AJD
January 7th, 2009 | LINK

You’re being a little too generous, I think. Unless Warren is clinically delusional, one can assume that he is well-aware of Ssempa’s homophobic campaigns and the inefficacy of abstinence-only programs. That doesn’t make me respect him less; it makes he despise him more.

AdrianT
January 7th, 2009 | LINK

This is disgraceful. The more I learn about Rick Warren, the more I despise him. And by the way, this is the same man who just 2 years ago, happily posed with the Syrian president, Assad. While enjoying the hospitality of a regime that sponsors murder in Lebanon and al-Qaida terrorism in Iraq, he happily undermined the government by denouncing the presence of US soldiers in Iraq.

He furthermore said Jews would be denied salvation, and takes his inspiration from a lunatic pastor called Wallie Amos Criswell, who fought against the civil rights movement in the 1960’s, preached hatred against Mormons and looked forward to Armageddon.

That Warren’s presence is an insult to LGBTs is, frankly, just the tip of the iceberg. This is an unpatriotic, sectarian, Anti-semitic, opportunistic, power-hungry charlatan, who is now exploiting the Inauguration to boost his ugly religious business interests.

Jonathan Justice
January 7th, 2009 | LINK

As we all get to do further reflection on Mr. Warren’s profession and his affiliations, let’s do note that it is these affiliations that get him his troubles. Baptists should know better.

While there may be a little sunlight between him and the initiators and funders of the Proposition 8 campaign, he signed up by repeating the party line, asserting when it was clearly false that civil recognition of same sex marriages would compel churches to refrain from criticizing homosexuality. This same affiliation led him further into the swamp. Obvious violations of common sense, like the widely noted comparisons to bestiality and sex with children are not ways to reach out to the unconvinced. They are ways to assert affiliation with traditional religionists critiques of homosexual behavior.

One might wonder why, given that his church is not in Utah or Arizona, he would choose this foolishness instead of the ostentatiously principled stance he could have taken: ‘While I think gay men should not marry each other or women who do not know what is up, this campaign is telling you lies. Christians should not enter lies into civil discourse. Our God loses even if we win the day.” The calculation behind the stance would be. ‘If Prop 8 wins I get to look principled, if it loses I get to look prophetic.’ Either outcome would have enhanced his reputation with persons likely to become members of his church or buy his books. He sold that for the ever- popular mess of bean soup that is the approval and affiliation of other powerful men.

While arguably worse, in that it helps people who cannot afford American medical care to get AIDS, the African performance boils down to pretty much the same thing: Leadership affiliation trumping honest and informed witness.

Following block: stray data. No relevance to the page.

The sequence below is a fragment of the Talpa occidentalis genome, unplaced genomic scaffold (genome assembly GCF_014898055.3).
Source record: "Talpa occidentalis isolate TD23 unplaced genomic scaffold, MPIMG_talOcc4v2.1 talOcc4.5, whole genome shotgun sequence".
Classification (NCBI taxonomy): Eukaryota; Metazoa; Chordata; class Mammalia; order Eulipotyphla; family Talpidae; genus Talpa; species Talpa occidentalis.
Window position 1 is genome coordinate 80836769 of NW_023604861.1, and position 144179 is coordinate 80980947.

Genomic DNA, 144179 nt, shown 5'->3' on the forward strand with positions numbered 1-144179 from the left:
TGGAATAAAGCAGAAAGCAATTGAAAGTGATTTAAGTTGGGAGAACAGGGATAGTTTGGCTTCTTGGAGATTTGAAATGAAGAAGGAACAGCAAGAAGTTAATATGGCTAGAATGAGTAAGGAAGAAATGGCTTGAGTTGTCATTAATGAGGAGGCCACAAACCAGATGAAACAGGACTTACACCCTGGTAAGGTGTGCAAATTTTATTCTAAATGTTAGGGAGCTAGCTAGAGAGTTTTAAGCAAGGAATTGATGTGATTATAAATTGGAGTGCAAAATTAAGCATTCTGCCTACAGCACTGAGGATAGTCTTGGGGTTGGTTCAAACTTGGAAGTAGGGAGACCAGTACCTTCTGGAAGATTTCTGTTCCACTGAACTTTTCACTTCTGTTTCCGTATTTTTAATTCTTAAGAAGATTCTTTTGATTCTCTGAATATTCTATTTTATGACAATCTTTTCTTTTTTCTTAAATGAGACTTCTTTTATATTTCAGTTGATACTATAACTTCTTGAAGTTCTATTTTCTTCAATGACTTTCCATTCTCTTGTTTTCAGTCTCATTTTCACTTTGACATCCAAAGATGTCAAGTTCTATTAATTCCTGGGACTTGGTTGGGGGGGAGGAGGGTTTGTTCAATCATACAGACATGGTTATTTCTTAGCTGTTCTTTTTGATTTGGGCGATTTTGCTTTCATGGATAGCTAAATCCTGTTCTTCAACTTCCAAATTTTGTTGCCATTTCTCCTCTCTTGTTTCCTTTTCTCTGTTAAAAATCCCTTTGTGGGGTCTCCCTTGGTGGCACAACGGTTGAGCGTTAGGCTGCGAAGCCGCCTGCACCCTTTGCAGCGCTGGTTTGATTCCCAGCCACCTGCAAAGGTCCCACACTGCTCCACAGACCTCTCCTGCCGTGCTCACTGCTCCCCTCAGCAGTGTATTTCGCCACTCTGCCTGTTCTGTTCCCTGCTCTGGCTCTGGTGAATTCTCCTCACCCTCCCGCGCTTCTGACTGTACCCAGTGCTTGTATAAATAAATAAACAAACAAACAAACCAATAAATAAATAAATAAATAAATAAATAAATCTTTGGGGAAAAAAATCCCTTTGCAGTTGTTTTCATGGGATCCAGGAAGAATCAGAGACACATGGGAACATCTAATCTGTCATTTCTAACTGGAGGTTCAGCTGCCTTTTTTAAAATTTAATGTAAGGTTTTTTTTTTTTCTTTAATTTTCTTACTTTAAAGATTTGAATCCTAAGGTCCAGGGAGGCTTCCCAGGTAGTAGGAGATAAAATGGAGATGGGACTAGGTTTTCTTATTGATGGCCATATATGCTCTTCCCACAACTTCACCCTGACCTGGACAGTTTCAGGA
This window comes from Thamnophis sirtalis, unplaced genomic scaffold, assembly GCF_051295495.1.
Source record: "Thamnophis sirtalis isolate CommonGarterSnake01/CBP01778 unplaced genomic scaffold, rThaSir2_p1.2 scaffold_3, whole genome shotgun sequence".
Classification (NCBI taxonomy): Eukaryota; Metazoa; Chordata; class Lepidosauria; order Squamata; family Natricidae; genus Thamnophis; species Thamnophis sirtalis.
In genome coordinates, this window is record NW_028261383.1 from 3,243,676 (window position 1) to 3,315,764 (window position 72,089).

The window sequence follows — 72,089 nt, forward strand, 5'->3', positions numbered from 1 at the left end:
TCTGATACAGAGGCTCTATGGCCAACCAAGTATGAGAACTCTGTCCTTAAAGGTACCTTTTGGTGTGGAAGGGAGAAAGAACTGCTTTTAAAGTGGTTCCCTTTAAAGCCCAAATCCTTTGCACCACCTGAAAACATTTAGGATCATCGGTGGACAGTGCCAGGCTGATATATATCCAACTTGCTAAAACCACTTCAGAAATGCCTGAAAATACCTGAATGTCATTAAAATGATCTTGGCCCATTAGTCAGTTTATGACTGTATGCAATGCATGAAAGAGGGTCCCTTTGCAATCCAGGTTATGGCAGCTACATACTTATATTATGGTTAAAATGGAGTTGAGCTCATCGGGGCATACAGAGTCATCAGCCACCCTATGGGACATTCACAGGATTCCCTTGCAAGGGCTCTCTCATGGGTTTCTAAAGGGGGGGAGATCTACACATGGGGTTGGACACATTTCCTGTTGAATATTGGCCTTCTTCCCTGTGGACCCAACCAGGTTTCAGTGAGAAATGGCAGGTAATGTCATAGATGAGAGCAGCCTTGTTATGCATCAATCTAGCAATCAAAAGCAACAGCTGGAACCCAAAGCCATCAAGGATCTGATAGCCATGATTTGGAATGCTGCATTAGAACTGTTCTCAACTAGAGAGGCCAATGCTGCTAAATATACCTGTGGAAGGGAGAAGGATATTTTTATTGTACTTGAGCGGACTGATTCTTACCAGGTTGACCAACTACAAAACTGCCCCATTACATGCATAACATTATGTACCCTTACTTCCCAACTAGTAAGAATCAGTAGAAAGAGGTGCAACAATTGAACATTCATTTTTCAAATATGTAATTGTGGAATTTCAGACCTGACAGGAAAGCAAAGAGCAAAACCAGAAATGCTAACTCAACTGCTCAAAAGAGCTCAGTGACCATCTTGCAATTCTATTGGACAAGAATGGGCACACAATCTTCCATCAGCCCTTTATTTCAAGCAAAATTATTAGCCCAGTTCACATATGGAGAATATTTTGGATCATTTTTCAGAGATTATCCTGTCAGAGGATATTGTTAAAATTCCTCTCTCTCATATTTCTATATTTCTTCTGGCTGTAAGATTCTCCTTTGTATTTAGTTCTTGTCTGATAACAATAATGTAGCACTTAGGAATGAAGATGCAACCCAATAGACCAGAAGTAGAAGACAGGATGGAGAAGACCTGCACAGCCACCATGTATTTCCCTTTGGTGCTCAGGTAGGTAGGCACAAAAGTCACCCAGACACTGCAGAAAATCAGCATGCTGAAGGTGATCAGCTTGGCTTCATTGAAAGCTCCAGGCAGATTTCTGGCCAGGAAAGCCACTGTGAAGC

This is all very sad, but it is important to say so crisply, without sending too much spit flying.

Love
January 7th, 2009 | LINK

I’m a Ugandan, and I’ve witnessed all what these guys are claiming.
1- Dr. Martin has helped my nation very much as regards HIV/AIDS prevention. Initially Makerere was a dean of death! lots of our relatives were dying at the university, reason being HIV/AIDS. the spread was so much causal sex, and sex promotions, with out a full knowledge of what sex entails. its not a matter of just sleeping with someone. Sex has ability to reproduce (bear children), it entails much more, emotion, physical and spiritual….

About the the “Burning of Condoms”.. Initially the government had detected that more than a Million NGABO condoms were deffected(http://abstinenceafrica.com/library/index.php?entryid=1780), and they were supposed to be destroyed to protect our people, The government had to destroy them. Dr. Martin helped us alot, he protected our lives by burning those condoms. I WOULD BE A STATISTIC this day if I WERE TO USE THOSE DEADLY CONDOMS.

I urge you to read more and get to the ground.. there many Ugandans in Uganda, who know this, and its a shame that you biased your article, your fellow writers and journalists have written about the matter since 2005 but u’re still giving fake information. Which kinda of writer are you? you’ve to give REAL TRUTH!!!..

There are lots of links to help you…http://www.google.se/search?q=How+Fake+Condoms+Got+Onto+the+Market&ie=utf-8&oe=utf-8&aq=t&rls=org.mozilla:en-US:official&client=firefox-a

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January 15th, 2009 | LINK

[…] Rick Warren’s anti-Aids efforts are homophobic and harmful. […]

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[…] to tens of millions of U.S. taxpayer dollars that were intended for AIDS prevention, but which increased the spread of AIDS through vigilantism, prejudice, miseducation, and denial of access to […]